If we focus on just being cool, those walls come down. We make a friend, others have someone cool to chat with on a break at work and eventually (sure) they realize we have a book or books for sale.

Power of Word-of-Mouth

Kristen Lamb, social media for writers, building a brand with social media, building a brand using Twitter, how to use Twitter, Twitter for writers, Twitter and brands, How to Go Viral, finding readers

If 95% of all we talk about on Twitter (or elsewhere on social media) has nothing to do with selling stuff, no one is going to mind us mentioning a book (And if they do get p!$$ed off? They’re touchy so let ’em go).

Though this can’t be our conscious objective (because people will sniff this out as being phony because it is), remember we may not be selling a book to the person(s) we’re directly talking to. This is why we should talk to anyone who wants to have a cool and respectful conversation.

Maybe they don’t like our genre. This is NOT where we move on because this person is never gonna buy a book. Maybe they love gardening and we love gardening. Talking to this person is still an investment in friendship but ALSO in sales. Remember, most sales aren’t direct, they’re based off recommendation.

And, people DO buy gifts. Just sayin’.

I have people who aren’t into hard-core thrillers who bought my book The Devil’s Dance for family and friends who DO read the genre I write. Many of you who come to this blog to learn about craft and social media bought my THRILLER (*gets all misty-eyed*) even though it’s not your thing, and my blog has nothing to do with murder and cartels.

THANK YOU! (and please feel free to buy more copies 😀 )

Kristen Lamb, social media for writers, building a brand with social media, building a brand using Twitter, how to use Twitter, Twitter for writers, Twitter and brands, How to Go Viral, finding readers

Never underestimate the word-of-mouth power of someone who may never buy our book.

I have all KINDS of people I talk to who aren’t authors. BUT they have friends or family who are, or who aspire to be. Whose blog and social media book do you think they recommend?

If they’ll do it for me, why not you? Go serve and be the friend you’d like to have and watch something incredible happen.

In the end, using Twitter wisely is a fantastic investment that doesn’t take a lot of time. A handful of tweets a day over time grows deep roots that eventually yields fruits.

I love hearing from you!

What do you WIN? For the month of AUGUST, for everyone who leaves a comment, I will put your name in a hat. If you comment and link back to my blog on your blog, you get your name in the hat twice. What do you win? The unvarnished truth from yours truly. I will pick a winner once a month and it will be a critique of the first 20 pages of your novel, or your query letter, or your synopsis (5 pages or less).

Upcoming Classes for August & September


Brand Boss: When Your Name Alone Can Sell

Instructor: Kristen Lamb
Price: General Admission $55.00 USD/ GOLD Level $175
Where: W.A.N.A. Digital Classroom
When: Thursday, SEPTEMBER 13th, 2018. 7:00-9:00 p.m. EST

REGISTER HERE

 

 


Building Planet X: Out-of-This-World-Building for Speculative Fiction

Instructor: Cait Reynolds
Price: $55.00 USD
Where: W.A.N.A. Digital Classroom
When: Saturday, September 8th, 2018. 10:00 a.m.—12:00 p.m. EST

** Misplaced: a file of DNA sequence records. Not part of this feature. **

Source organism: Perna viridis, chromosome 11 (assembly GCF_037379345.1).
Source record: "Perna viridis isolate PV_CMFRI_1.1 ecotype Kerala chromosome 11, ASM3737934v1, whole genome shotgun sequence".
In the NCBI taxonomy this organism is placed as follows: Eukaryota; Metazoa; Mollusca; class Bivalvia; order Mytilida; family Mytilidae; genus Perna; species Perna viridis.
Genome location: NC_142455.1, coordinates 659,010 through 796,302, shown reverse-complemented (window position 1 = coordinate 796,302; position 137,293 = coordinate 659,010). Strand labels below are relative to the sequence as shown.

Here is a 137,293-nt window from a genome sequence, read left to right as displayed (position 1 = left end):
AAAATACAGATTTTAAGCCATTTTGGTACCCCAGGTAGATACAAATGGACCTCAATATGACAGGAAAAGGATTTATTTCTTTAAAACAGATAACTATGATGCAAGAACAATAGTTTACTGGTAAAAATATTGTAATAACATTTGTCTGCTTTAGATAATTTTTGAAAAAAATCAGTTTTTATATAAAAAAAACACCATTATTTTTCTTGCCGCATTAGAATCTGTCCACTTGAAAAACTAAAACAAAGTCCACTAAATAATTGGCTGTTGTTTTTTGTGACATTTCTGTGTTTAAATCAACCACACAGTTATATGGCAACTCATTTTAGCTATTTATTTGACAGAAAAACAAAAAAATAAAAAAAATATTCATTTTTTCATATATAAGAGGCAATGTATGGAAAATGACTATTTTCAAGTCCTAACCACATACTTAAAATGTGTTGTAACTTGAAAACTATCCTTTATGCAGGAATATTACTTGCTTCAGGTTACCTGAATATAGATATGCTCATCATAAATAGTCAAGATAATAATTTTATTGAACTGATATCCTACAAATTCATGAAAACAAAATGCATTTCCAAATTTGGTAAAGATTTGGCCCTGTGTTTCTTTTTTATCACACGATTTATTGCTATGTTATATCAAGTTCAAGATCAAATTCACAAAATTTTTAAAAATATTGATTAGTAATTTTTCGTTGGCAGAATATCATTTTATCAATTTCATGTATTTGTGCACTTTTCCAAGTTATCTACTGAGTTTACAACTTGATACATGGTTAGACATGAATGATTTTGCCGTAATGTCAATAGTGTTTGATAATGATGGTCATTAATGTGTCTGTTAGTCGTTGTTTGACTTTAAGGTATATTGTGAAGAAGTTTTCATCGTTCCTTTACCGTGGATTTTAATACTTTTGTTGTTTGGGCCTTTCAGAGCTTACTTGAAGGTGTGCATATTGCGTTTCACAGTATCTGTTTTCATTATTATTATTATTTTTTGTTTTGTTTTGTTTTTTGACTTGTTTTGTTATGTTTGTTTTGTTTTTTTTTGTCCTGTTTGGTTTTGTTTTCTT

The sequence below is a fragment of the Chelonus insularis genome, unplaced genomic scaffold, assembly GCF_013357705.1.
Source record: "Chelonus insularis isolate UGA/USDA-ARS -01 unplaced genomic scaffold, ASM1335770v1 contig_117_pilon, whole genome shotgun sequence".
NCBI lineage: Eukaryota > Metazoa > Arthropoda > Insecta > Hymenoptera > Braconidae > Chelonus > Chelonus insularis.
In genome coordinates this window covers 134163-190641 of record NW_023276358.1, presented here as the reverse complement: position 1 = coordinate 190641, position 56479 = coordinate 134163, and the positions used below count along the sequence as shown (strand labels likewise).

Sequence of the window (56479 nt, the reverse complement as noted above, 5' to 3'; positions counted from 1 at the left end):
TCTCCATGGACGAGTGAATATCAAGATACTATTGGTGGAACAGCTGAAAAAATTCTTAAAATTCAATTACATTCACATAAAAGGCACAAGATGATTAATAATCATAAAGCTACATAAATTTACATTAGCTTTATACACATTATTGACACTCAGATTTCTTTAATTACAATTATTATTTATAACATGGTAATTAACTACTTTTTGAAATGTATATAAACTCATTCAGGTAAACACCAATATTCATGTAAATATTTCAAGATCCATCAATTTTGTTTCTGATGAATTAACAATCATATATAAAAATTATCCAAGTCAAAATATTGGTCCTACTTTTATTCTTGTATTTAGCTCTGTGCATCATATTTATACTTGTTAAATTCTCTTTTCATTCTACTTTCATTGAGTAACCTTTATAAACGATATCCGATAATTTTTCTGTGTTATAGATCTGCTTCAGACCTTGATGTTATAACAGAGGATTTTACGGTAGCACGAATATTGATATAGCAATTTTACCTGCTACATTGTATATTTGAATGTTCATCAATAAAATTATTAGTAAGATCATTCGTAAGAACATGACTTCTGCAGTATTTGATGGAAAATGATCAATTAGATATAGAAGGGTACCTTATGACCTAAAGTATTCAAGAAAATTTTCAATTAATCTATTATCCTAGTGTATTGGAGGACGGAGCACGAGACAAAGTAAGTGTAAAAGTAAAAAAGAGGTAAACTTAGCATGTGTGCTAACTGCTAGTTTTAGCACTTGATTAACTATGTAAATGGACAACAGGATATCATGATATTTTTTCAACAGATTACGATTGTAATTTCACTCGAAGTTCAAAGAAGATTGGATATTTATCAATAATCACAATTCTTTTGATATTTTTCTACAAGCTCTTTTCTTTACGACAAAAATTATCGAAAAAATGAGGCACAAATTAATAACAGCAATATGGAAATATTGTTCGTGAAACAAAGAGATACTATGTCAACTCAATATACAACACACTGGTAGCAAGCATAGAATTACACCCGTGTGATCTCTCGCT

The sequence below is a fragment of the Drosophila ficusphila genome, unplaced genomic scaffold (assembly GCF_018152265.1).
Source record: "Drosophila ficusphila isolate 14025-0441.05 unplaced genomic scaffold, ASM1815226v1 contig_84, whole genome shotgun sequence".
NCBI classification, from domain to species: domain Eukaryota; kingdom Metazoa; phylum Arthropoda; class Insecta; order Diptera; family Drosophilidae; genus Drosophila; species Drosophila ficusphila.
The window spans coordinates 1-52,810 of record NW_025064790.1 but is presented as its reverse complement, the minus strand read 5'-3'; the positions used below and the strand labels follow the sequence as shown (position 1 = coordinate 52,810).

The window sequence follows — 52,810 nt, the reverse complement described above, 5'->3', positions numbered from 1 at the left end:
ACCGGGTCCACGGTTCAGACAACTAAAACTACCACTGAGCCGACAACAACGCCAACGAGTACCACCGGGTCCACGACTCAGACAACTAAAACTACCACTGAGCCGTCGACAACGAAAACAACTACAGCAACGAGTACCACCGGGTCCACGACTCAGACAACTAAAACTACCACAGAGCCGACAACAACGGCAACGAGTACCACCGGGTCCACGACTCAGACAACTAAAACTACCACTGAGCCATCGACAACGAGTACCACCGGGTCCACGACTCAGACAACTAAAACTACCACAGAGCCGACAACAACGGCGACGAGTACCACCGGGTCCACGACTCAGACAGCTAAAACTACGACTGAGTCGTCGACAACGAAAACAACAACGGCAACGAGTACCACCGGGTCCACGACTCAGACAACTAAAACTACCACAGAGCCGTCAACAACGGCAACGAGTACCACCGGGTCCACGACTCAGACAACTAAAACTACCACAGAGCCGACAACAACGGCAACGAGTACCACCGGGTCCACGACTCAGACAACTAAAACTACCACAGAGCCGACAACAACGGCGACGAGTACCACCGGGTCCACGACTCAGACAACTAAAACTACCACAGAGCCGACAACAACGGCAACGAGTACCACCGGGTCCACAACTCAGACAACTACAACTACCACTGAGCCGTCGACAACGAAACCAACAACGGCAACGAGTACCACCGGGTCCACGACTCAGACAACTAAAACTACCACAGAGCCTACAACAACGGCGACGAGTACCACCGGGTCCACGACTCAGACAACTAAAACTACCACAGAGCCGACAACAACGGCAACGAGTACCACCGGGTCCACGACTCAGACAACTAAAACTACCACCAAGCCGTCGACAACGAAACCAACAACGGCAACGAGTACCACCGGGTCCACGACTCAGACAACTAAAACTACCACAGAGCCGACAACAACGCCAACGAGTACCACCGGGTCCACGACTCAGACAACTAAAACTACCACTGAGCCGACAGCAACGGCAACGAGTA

REGISTER HERE

 


Populating Planet X: Creating Realistic, Relatable Characters in Speculative Fiction

Instructors: Cait Reynolds & Kristen Lamb
Price: $55.00 USD
Where: W.A.N.A. Digital Classroom
When: Saturday, September 8th, 2018. 1:00—3:00 p.m. EST

REGISTER HERE

 


Beyond Planet X: Mastering Speculative Fiction

Instructor: Kristen Lamb
Price: $55.00 USD
Where: W.A.N.A. Digital Classroom
When: Saturday, September 8th, 2018. 4:00—6:00 p.m. EST

REGISTER HERE

 

 


The XXX Files: The Planet X Speculative Fiction 3-Class Bundle

Instructors: Cait Reynolds & Kristen Lamb
Price: $110.00 USD (It’s LITERALLY one class FREE!)
Where: W.A.N.A. Digital Classroom
When: Saturday, September 8th, 2018. 10:00 a.m.—6:00 p.m. EST.

REGISTER HERE

Recordings of all three classes is also included with purchase.

 


 


Go Fish: Finding the Right Beta Readers

Instructor: Cait Reynolds
Price: $55.00 USD
Where: W.A.N.A. Digital Classroom
When: Friday, August 24, 2018. 7:00-9:00 p.m.

REGISTER HERE

 

 


More Than Gore: How to Write Horror

Instructor: Kristen Lamb
Price: $40.00 USD
Where: W.A.N.A. Digital Classroom
When: THURSDAY, August 30th, 2018. 7:00-9:00 p.m. EST

REGISTER HERE

 

 

 


Keywordpalooza: Tune in, mellow out, and learn to love keywords for Amazon

Instructor: Cait Reynolds
Price: $55.00 USD
Where: W.A.N.A. Digital Classroom
When: Friday, September 7, 2018. 7:00—9:00 p.m. EST

REGISTER HERE

Image via QuickMeme
Image via QuickMeme

One would think a lot of what I teach about social media (Twitter) would be self-explanatory, but hey…we live in a world where a box of frozen corn dogs has a warning that I need to REMOVE the corn dogs from the box BEFORE placing in oven. Hell, who KNEW?

As a social media expert, I run into all kinds of strange behavior and tips that make me scratch my head. Social media is social, meaning it’s supposed to be an extension of how we might interact with other human beings in person. Today’s post (obviously) is tongue-and-cheek, but humor can be the best teacher even if we’ve oopsed.

Tip #1—Only Use Automation

Writing a 140 characters is SUPER time-consuming. We aren’t Jack London. Besides, people LOVE talking to robots. I know when I feel lonely, I call AT&T because I know a human being will NEVER answer…EVER. Humans can be so boring and don’t offer us the option of hitting 6 if we want to hear everything they just said all over again. 

Yeah, all my BFFs send me automated messages.